“No,” Alex replied. “What happened?”

“Well, my wife and our boys were staying at our Sundance cabin that day. Because of the heavy snow, they decided to leave and come back home. They then started down the narrow road. Your wife, driving up the road, saw my wife and the boys in our Suburban. But when my wife slammed on her brakes, the car wouldn’t stop. It skidded down the slick mountain road gathering speed. There was nothing she could do to stop it. Finally, at the last moment before the two vehicles were to crash into each other, she turned the wheel, slamming the front of the Suburban into the snow bank on one side of the road while the rear of the vehicle slammed into the bank of the other side … virtually blocking your wife from proceeding up the road. They tried for almost an hour to get the Suburban unstuck and finally had to get help from the ski resort.”

“That’s amazing,” Alex said. “My wife never told me.”

They chuckled about the accident and parted company. Then the force of what had just revealed hit Alex.

If it hadn’t been for this accident, his wife would most certainly have been killed in the avalanche! He could imagine about that accident in the roadway. He could see his wife sitting there in frustration as the Suburban blocked her way to the cabin. He could see his friend’s wife at the scene, embarrassed by the whole situation. He could see her boys upset and wonder why this happened to them.

At the time, everyone viewed the situation as a complete disaster. And yet, with perspective, it was obvious that they had all unknowingly participated in a miracle.

To every disadvantage there is a corresponding advantage. When “accidents” happen, instead of wondering “Why me?” simply say “Thank you.” Then wait until all the evidence rolls in.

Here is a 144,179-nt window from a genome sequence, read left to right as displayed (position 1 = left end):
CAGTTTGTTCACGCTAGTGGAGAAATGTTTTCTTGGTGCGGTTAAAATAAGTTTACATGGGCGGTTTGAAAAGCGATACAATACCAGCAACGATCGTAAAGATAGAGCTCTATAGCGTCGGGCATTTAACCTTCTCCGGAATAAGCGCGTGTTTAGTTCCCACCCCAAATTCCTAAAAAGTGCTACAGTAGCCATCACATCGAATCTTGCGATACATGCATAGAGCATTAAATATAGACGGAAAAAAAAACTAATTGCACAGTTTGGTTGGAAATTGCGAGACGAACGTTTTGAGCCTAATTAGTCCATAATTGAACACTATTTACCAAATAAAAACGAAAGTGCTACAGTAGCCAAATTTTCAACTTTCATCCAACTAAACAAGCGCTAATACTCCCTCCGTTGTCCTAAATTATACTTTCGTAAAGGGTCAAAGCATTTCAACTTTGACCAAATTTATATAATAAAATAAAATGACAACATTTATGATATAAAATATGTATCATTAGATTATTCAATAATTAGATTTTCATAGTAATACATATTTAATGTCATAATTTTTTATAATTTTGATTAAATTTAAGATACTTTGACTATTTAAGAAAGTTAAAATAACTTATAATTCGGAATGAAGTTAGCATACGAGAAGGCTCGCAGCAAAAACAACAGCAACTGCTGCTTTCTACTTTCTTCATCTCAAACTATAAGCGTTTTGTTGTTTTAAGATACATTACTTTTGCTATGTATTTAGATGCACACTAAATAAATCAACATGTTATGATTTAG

The Accident

Christmas Eve came on Sunday that year. As a result, the usual Sunday night youth group meeting at the church was going to be a big celebration. The mother of two teenage girls asked Robert after the morning service if he could find a ride for her girls that night. She was divorced. Her ex-husband had moved away. She hated to drive at night, especially since there was a possibility of freezing rain that night. Robert promised to get the girls to the meeting.

The girls were seated beside him as they drove to the church that night. They came up over a rise in the road, only to see that a multiple collision had just taken place on a railroad overpass just ahead. Because it had started to freeze and the road was very slick, they were unable to stop and slammed into the back of a car. Robert turned to see if the girls were fine when he heard the scream from the girl beside him. “Oh, Donna!” Robert leaned forward to see what had happened to the girl seated by the window. She had been thrown face first through the windshield. The jagged edge of the broken windshield glass had gouged two deep gashes in her left cheek. Blood was streaming down. It was a horrible sight.

Fortunately, someone in one of the other cars had a first aid kit and applied a compress to Donna’s cheek to stop the bleeding. The investigating police officer said the accident was unavoidable and there would be no charges made, but Robert felt terrible that a beautiful 16-year-old girl would have to go through life with scars on her face. And it had happened when she was in his care.

At the hospital emergency room, Donna was taken immediately to the doctor to have her face stitched up. It seemed to take a long time. Afraid there were complications, Robert asked a nurse why the delay. She said the doctor on duty happened to be a plastic surgeon. He took many small time-consuming stitches. This also meant there would be minimal scar tissue.